Spinach leaves falling into a pot. (Photo by: Xavi Talleda/VWPics/Universal Images Group via Getty Images)
The Type Of Spinach That
Can Actually
Cause Chaos
By Elias Nash
Americans who see the word "spinach" might think of the common leafy green that populates salads and makes cartoon sailor men swole. However, water spinach is not related to spinach, having long, narrow leaves and hollow stems which are traditionally harvested while the plant is young to ensure a sweet taste and tender texture.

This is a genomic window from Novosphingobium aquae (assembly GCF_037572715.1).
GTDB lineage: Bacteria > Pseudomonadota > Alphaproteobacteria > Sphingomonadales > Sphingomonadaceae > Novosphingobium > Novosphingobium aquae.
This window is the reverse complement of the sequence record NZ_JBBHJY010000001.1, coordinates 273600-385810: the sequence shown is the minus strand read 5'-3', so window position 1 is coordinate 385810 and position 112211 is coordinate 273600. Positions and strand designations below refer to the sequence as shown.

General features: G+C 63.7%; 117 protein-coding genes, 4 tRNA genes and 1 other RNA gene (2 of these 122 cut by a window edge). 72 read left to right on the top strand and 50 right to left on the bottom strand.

While it is a staple item in many Southeast Asian kitchens, water spinach is considered an invasive species in the United States. If a single specimen of the plant gets into the local waterways, it can propagate rapidly, growing up to four inches per day in tangled masses that block out native plants and fish.
It can also obstruct drainage canals and create dense canopies over ponds and basins that turn the water into stagnant breeding pools for mosquitos. Water spinach is illegal in most states, but the United States Department of Agriculture notes that controlling water spinach is extremely difficult because it is resistant to legal herbicides.